… stashed in the room was a rocketbelt

Mysterious Working Jetpack found on UB

While on a technological survey of the University at Buffalo campus, Kathleen and I discovered one of the earliest working jetpack prototypes stashed in an unassuming room. Naturally I got excited, but I knew little of its origins. I began documenting it through photographs in hope of learning more about it later this evening.

Once I got home, I googled for “Bell Aerosystems” as labelled on the tanks, and lo behold, it was the infamous Bell Rocket Belt developed by Wendell Moore in 1960-1969. Furthermore…

In the early 1960s, Bell Aerosystems built a rocket pack which it called the “Bell Rocket Belt” or “man-rocket” for the US Army, using hydrogen peroxide as fuel. This concept was revived in the 1990s and today these packs can provide powerful, manageable thrust. This rocket belt’s propulsion works with superheated water vapour. A gas cylinder contains nitrogen gas, and two cylinders containing highly concentrated hydrogen peroxide. The nitrogen presses the hydrogen peroxide onto a catalyst, which decomposes the hydrogen peroxide into a mixture of superheated steam and oxygen with a temperature of about 740 °C. This was led by two insulated curved tubes to two nozzles where it blasted out, supplying the recoil. The pilot can vector the thrust by altering the direction of the nozzles through hand-operated controls. To protect from resulting burns the pilot had to wear insulating clothes.

One Bell Rocket Belt is on display at the Smithsonian Institution’s, National Air and Space Museum’s annex, the Steven F. Udvar-Hazy Center, located near Dulles Airport.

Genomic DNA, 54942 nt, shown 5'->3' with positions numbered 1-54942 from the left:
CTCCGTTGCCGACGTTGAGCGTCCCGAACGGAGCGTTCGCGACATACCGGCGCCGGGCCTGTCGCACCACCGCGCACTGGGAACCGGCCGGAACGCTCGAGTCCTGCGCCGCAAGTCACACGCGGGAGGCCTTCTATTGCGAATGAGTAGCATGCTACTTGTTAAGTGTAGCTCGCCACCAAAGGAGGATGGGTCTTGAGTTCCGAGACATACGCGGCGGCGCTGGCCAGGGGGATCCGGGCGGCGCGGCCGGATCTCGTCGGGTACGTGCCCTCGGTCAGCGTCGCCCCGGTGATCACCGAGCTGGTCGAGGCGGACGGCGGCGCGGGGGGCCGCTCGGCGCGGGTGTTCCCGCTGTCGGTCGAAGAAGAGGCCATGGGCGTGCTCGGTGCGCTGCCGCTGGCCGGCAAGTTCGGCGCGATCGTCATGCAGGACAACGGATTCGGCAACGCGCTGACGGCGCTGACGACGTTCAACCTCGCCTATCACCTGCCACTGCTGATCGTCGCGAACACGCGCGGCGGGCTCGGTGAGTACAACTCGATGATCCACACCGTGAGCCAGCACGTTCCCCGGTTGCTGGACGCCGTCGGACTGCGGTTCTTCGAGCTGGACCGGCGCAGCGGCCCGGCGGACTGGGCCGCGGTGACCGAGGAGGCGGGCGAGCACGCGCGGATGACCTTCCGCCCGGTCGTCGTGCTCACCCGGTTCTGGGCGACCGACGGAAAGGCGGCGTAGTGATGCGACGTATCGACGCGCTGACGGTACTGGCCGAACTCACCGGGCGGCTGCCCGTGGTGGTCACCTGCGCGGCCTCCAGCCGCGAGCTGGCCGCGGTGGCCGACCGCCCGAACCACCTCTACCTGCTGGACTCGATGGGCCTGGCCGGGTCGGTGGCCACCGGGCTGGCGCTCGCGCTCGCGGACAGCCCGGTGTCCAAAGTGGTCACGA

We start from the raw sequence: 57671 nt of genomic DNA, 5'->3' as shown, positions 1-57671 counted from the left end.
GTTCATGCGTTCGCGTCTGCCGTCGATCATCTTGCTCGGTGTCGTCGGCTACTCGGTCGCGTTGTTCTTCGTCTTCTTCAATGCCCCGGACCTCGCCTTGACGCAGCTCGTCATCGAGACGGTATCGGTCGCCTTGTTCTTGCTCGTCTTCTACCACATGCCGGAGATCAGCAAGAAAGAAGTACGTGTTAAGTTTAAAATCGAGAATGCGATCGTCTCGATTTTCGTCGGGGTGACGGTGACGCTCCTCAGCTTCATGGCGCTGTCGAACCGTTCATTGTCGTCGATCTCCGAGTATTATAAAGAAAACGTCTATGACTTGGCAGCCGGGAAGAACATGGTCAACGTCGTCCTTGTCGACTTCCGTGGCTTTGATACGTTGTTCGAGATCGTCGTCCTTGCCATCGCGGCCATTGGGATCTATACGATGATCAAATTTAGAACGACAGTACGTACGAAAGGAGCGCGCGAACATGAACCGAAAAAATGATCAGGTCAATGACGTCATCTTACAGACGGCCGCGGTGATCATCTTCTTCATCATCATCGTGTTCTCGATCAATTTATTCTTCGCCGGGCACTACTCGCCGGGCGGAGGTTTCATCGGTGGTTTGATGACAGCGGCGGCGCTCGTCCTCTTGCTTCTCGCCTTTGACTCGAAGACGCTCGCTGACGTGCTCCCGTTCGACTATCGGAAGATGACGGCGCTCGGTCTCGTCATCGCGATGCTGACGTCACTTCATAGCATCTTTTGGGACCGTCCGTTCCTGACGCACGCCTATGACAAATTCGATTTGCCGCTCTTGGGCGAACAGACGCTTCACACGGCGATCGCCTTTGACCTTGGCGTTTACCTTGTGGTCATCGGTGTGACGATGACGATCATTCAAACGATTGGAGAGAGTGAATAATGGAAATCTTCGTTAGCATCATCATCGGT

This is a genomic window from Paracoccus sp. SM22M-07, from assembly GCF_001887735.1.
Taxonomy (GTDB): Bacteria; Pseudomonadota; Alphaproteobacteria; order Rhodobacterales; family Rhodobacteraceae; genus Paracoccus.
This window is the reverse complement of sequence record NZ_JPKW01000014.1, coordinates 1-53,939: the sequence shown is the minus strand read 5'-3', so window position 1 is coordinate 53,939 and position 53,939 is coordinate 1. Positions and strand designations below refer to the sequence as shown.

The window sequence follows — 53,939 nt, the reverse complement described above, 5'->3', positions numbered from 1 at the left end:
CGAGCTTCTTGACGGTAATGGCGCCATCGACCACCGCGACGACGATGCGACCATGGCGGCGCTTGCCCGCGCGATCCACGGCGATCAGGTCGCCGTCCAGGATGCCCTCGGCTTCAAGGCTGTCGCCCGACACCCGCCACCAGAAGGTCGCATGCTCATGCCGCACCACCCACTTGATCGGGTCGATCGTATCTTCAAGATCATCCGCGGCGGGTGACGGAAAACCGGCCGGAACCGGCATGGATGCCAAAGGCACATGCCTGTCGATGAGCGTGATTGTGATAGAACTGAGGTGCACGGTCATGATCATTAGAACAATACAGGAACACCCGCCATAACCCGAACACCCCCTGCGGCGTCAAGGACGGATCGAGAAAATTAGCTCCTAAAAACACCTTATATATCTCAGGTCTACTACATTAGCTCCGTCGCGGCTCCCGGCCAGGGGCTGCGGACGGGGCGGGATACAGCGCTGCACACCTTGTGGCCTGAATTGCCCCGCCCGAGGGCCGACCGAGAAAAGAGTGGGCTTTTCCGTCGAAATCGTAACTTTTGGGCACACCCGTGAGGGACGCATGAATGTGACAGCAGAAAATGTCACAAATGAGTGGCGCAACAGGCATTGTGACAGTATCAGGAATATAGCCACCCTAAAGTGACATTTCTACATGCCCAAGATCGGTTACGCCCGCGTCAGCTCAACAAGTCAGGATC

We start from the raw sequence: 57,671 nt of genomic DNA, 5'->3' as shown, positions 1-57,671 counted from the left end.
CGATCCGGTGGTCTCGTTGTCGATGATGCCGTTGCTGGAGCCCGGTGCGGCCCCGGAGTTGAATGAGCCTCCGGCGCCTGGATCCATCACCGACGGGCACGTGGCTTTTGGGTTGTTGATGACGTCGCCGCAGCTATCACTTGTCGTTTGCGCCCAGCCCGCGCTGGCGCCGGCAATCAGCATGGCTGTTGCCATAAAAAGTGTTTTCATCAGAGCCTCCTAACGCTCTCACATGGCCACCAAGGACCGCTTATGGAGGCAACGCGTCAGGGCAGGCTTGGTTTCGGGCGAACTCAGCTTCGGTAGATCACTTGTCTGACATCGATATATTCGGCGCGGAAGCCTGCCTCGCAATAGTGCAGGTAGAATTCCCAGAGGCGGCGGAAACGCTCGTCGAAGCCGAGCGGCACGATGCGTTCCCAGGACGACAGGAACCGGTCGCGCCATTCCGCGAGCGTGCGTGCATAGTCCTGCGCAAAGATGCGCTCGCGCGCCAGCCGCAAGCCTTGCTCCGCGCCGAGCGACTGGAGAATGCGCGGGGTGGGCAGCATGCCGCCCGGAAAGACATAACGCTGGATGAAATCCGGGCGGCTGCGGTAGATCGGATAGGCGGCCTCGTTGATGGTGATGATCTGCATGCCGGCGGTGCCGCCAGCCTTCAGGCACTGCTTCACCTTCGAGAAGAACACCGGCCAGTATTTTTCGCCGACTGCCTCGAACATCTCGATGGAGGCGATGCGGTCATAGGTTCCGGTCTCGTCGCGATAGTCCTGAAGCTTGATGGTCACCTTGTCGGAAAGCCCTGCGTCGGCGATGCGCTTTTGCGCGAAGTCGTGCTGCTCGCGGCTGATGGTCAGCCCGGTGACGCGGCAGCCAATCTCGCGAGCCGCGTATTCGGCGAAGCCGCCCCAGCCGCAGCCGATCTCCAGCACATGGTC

History of the RocketBelt

Interestingly as my buddy MrBig pointed out, there was no mention of UB having one. It was then when I read lower down the Wikipedia article that I realized something… in reference to New Scientist October 2005 [No2519]:

In 1992, one-time insurance salesman and entrepreneur Brad Barker formed a company to build a rockeltbelt with two partners: Joe Wright, a businessman based in Houston, and Larry Stanley, an engineer who owned an oil well in Texas. By 1994, they had a working prototype they called the Rocketbelt-2000, or RB-2000. They even asked [Bill] Suitor to fly it for them. But the partnership soon broke down. First Stanley accused Barker of defrauding the company. Then Barker attacked Stanley and went into hiding, taking the RB-2000 with him. Police investigators questioned Barker but released him after three days. The following year Stanley took Barker to court to recover lost earnings. The judge awarded Stanley sole ownership of the RB-2000 and over $10m in costs and damages. When Barker refused to pay up, Stanley kidnapped him, tied him up and held him captive in a box disguised as a SCUBA-tank container. After eight days Barker managed to escape. Police arrested Stanley and in 2002 he was sentenced to life in prison, since reduced to eight years. The rocketbelt has never been found.

Could this be that missing rocketbelt?
All I have are those photos, so you tell me…

Update: And to prove that the RocketBelt actually works, here’s a History channel documentary about it. Interestingly, the narrator explains that its creator, Wendell Moore, was a Bell Aerospace engineer in Buffalo, New York. No wonder it’s here!